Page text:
The only thing different from the max and the regular one is the fingerprint scanner. The One max is a poor attempt at entering the phablet market which Samsung is doing right. There’s nothing special about it. Its the same as Samsung releasing the Galaxy Gear. No real thought put into it, just trying to say, “we have one too!”

          LG made boxy crap but it atleast had a stylus and some software features. Sony gave there’s some software features, you can use a pencil, etc. A fingerprint scanner does not justify a phablet.

      • Adrynalyne

        I didn’t know size was a copying offense.

  • jimsilverman

    slathered in Sense UI, no doubt.

  • Michael


  • BrandonWhite116

    They need to give it normal android navigation buttons. Without those I will never consider this phone.

    • Futbolrunner

      Amen, Amen

    • Ej McCarty

      It wouldn’t even be so bad if they changed the right capacitive button to a menu and the HTC would take you home. Then It would just be the reverse of samsung. Or they could be really smart and just put on screen navs with normal android scheming.

      • TylerCameron

        Menu??? Menu is obsolete. Action overflow all the way.

        • greyhulk

          Tell that to all of the developers who haven’t updated their apps.

          • TylerCameron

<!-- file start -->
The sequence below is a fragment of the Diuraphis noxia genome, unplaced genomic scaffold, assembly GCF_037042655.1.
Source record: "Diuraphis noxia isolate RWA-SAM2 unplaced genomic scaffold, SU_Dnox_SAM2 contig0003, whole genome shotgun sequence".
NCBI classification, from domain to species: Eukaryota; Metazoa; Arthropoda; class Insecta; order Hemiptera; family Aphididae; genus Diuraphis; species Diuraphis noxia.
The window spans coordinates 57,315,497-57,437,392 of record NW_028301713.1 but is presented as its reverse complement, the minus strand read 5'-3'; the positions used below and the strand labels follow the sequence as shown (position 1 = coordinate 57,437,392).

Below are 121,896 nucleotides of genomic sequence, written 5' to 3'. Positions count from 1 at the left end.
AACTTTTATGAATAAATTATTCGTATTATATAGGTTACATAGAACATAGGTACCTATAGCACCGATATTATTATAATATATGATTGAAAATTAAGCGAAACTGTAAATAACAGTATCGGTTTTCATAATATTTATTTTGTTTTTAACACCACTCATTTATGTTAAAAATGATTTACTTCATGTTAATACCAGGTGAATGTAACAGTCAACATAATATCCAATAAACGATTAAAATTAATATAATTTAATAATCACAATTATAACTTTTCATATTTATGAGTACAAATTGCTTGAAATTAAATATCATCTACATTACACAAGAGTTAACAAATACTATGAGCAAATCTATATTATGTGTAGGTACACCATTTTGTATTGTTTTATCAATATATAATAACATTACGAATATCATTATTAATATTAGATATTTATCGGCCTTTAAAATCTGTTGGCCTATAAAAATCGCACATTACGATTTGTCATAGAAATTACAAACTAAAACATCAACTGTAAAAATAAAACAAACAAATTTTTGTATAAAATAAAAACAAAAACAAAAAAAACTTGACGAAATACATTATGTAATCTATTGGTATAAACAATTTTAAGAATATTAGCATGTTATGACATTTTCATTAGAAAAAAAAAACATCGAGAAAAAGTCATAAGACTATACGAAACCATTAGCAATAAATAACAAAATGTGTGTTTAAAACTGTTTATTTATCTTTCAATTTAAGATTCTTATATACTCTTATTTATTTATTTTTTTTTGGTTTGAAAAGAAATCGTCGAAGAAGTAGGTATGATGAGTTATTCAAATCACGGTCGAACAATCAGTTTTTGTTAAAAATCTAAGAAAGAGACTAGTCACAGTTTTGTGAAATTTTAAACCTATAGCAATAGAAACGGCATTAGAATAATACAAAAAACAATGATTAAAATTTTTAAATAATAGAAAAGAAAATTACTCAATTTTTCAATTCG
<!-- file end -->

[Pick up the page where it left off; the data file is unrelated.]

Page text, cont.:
Yes, I’m aware that developer on Android are DRASTICALLY lazier than developers for iOS. I say this cause developers updated apps for iOS 7 BEFORE IT WAS EVEN PUBLIC! Google needs to get onto developers about this. Because it’s a big problem. Developers charge more for android apps but are lazier? Unacceptable.

          • mjku

            Android developers aren’t given a “preview edition” 3 months ahead of official launch, either.

          • Justin W

            No, but they were made aware of some of the changes (such as the SMS change in 4.4). They are made aware of pertinent changes to API’s that may affect their application. The action overflow is something all devs would have been aware of, whether it was before or after the update, that they should have fixed immediately.

            For the record, I’d rather have the action overflow button than a menu softkey. A lot of apps don’t have “menus”, and the only way to know that is by looking for an action overflow key, which is not shown on devices with a physical/capacitive menu button.

          • mjku

            … which wouldn’t be an issue at all if soft buttons were used.